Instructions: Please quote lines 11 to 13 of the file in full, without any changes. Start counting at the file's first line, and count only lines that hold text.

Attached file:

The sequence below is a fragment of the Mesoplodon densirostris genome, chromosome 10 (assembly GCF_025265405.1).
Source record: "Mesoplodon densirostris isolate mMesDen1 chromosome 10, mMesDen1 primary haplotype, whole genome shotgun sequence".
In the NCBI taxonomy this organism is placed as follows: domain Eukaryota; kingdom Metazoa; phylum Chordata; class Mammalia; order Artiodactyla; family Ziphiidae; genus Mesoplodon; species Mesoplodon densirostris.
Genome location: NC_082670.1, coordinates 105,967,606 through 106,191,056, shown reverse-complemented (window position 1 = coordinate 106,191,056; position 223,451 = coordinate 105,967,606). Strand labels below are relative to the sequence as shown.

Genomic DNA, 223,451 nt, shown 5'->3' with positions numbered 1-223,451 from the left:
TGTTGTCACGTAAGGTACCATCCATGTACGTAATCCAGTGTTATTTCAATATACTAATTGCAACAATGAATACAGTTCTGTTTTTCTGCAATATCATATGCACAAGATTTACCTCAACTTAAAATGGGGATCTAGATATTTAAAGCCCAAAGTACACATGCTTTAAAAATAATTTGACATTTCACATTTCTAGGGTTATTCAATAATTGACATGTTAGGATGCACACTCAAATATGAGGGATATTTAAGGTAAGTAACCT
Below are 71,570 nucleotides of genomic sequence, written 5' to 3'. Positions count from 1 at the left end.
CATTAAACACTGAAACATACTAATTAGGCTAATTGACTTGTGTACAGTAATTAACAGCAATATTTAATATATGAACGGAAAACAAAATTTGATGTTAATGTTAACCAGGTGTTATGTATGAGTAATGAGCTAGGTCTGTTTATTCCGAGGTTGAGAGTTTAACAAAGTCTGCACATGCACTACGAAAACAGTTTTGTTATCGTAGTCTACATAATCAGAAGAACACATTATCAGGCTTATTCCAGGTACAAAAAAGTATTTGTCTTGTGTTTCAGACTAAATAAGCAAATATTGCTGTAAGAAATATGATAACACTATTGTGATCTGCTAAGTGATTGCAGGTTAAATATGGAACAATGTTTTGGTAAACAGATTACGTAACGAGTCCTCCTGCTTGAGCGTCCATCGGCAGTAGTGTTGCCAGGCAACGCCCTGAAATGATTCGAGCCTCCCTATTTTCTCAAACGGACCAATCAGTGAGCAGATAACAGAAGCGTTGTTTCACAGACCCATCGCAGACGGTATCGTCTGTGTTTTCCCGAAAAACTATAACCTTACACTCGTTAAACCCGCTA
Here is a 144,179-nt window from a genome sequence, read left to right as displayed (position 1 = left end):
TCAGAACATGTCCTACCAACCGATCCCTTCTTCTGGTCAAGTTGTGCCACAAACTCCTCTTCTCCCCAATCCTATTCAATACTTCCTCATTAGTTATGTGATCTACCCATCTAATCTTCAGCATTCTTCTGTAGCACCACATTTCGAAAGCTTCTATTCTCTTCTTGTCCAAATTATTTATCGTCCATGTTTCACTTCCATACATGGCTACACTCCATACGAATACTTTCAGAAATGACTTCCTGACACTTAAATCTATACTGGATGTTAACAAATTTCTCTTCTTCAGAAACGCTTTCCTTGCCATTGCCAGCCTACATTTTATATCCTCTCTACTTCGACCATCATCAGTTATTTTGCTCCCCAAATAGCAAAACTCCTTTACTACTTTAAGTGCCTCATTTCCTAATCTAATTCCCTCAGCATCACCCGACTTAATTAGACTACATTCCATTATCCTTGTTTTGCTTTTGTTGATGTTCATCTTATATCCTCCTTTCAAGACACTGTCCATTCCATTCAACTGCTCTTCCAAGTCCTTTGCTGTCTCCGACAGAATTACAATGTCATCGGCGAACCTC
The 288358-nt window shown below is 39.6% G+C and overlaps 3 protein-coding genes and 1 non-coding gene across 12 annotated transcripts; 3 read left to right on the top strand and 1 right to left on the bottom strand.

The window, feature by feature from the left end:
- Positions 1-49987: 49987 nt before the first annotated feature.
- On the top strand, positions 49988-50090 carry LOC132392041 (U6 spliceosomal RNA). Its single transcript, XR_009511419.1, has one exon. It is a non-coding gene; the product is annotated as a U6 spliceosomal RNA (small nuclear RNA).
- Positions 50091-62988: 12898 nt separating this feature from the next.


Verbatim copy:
The 288358-nt window shown below is 39.6% G+C and overlaps 3 protein-coding genes and 1 non-coding gene across 12 annotated transcripts; 3 read left to right on the top strand and 1 right to left on the bottom strand.

The window, feature by feature from the left end:
- Positions 1-49987: 49987 nt before the first annotated feature.